I think I initially learned about it on the MCrider YouTube channel, which I think is great for safety and skill building.

Another reason why I love this forum. Thanks for the feedback everyone.
 
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#9
WJBertrand said:
Besides the advice above, another really important reason to keep the balls of your feet up on the pegs is to avoid touching down your toes in a hard corner. If you ground your foot hard enough it can be knocked off on the peg or worse, dragged under and injured.


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::026:: I still remember the first hard corner that I touched my toe on the pavement. That is what woke me up to have my balls of my feet on the pegs.

Or you could try what this guy was trying and just rest your foot right on the ground Fred Flintstone style! Not sure what he was trying to do here? Manual tilt/grind sensor? He is lucky he didn't break his leg!

https://www.youtube.com/watch?v=sYxU_lYBHpY
 
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#10
Man that guy was lucky he was wearing boots. Even still that looked ugly as hell when his foot goes behind and under when he lowsides.
 
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#12
WJBertrand said:
The most important thing is that he maintained his “cool”.


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::025:: Absolutely! If you are going to crash at least make it seem like you meant to do it!
 

VRODE

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#14
When I was growing up riding dirtbikes and later racing MX I always rode on the arch (and stood up a lot). When I started street riding in my 40's I went to riding on the balls of my feet. Mostly because whenever I saw pics of racers or street riders, that's what I noticed. I only ride on my arches when standing up now, which is seldom (only over really gnarly stuff).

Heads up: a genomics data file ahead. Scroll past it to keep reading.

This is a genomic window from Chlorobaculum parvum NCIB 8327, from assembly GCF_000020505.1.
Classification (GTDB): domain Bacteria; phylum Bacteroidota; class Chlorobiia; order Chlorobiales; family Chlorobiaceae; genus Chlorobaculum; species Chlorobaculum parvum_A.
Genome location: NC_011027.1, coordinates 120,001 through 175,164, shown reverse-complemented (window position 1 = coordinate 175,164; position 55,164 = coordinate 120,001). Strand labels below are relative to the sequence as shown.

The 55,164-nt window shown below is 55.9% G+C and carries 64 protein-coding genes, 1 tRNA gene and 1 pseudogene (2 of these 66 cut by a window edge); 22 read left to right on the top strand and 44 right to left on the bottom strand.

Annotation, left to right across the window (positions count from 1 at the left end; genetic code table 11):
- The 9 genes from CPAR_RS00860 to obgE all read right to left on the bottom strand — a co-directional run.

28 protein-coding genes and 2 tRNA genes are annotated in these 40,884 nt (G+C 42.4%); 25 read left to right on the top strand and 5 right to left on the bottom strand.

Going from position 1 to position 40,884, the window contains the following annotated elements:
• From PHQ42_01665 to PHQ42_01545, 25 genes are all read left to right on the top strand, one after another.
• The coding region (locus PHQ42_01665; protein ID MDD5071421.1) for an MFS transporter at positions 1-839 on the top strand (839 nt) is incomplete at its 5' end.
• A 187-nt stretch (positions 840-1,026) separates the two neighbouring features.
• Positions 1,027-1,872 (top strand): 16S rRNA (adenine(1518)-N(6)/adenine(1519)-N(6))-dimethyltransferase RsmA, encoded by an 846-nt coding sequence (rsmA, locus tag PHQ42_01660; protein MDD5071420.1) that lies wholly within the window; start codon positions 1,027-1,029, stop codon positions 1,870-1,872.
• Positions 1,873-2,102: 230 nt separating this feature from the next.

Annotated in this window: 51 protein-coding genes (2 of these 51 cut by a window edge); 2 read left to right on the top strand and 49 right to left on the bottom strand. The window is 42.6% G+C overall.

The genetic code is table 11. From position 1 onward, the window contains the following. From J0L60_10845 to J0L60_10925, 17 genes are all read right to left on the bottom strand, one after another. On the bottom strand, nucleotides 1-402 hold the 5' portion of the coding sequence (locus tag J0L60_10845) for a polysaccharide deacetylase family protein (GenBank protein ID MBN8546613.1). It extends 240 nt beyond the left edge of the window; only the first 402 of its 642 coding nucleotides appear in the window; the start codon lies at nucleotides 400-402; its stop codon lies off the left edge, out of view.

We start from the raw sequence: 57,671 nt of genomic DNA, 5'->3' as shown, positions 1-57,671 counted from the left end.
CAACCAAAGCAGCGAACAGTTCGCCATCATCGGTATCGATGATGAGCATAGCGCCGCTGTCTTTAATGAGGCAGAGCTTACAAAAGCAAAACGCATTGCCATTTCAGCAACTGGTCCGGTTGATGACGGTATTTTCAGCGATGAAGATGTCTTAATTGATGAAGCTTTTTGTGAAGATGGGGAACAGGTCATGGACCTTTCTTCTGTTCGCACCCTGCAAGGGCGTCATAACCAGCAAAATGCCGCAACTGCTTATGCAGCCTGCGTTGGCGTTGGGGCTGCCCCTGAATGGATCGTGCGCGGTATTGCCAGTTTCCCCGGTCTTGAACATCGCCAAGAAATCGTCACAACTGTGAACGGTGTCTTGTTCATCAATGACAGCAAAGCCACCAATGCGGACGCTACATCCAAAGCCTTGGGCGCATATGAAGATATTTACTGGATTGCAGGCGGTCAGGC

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#15
Glad you brought that up. As far as the S10 goes, weighting the pegs on the balls of the feet seems fine while seated, but I tried it while standing and my balance seemed way off until I moved backward toward the arch.

But I guess this would make sense since you would not lean the bike (or your body?) in such an exaggerated manner while off-road or in situations which would warrant standing on the pegs in the first place?

God I would love to take the MSF off road course. On my bucket list.
 

WJBertrand

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#16
I will rest the arches of my feet on the pegs occasionally when riding longer, relatively straight freeways & highways. It changes the knee angle and the way you are distributing your weight on the seat, so helps with fatigue. At the first hint of any turns though - back up on the balls.
 

VRODE

Easy Does It
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#17
WJBertrand said:
I will rest the arches of my feet on the pegs occasionally when riding longer, relatively straight freeways & highways. It changes the knee angle and the way you are distributing your weight on the seat, so helps with fatigue. At the first hint of any turns though - back up on the balls.
[/quote

Same here. (arthritic knee)
 
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#18
I tend to in my relaxed street riding to ride on my arches , and have noticed when im slightly more focused (aggressive ) I move my feet so the balls are on the pegs , seems to help in feel and control..... it seems that those with dirt experience ride on the balls as a matter of course ….. as I have been exploring the purchase of a dirt bike to play with I have learned through you tube video instruction that dirt riders mostly use the ball of the foot , helps in control and is safer for the foot as its less likely to get hung up in objects you may encounter along the trail etc.... makes sense , don't need help to hang my size twelves..... something new to learn is always good.